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Prescription Fraud: Characteristics, Consequences, and Influences

NCJ Number
Journal of Drug Issues Volume: 27 Issue: 4 Dated: (Fall 1997) Pages: 807-820
B K Payne; D Dabney
Date Published
14 pages
This study examines characteristics, consequences and factors contributing to the prevalence of prescription fraud committed by pharmacy employees.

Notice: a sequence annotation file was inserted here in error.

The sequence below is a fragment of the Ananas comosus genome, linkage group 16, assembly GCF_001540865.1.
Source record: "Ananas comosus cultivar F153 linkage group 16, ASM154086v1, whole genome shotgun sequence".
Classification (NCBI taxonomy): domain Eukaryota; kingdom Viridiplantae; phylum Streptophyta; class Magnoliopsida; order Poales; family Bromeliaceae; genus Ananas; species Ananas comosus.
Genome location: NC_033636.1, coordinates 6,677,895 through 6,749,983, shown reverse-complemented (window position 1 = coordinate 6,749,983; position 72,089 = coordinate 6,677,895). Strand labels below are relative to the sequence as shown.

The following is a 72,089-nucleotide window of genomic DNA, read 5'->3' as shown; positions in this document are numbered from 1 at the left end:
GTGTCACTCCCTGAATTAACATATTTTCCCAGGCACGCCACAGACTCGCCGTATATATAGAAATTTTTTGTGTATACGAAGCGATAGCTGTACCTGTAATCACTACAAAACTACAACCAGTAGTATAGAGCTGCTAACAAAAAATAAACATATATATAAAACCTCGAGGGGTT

Using standard thematic content analysis, this study examines 292 cases prosecuted by Medicaid Fraud Control Units throughout the country. Preliminary results reveal that certain kinds of fraud (generic substitution, short-counting and filling prescriptions without a refill) are committed more regularly, or at least more readily, than other kinds. Most of the prosecutions involved pharmacists accused of fraud and many of the offenses were committed in groups. Findings appear to indicate that prescription fraud is extensive enough to warrant concern by the criminal justice system. The article recommends that: (1) Fraud control units continue to actively pursue fraudulent activity by pharmacists; (2) The public be made aware of these acts; (3) Pharmacists, practitioners and scholars come to an agreement on the definition of fraud; and (4) Research on prescription fraud should continue. Tables, notes, references, appendixes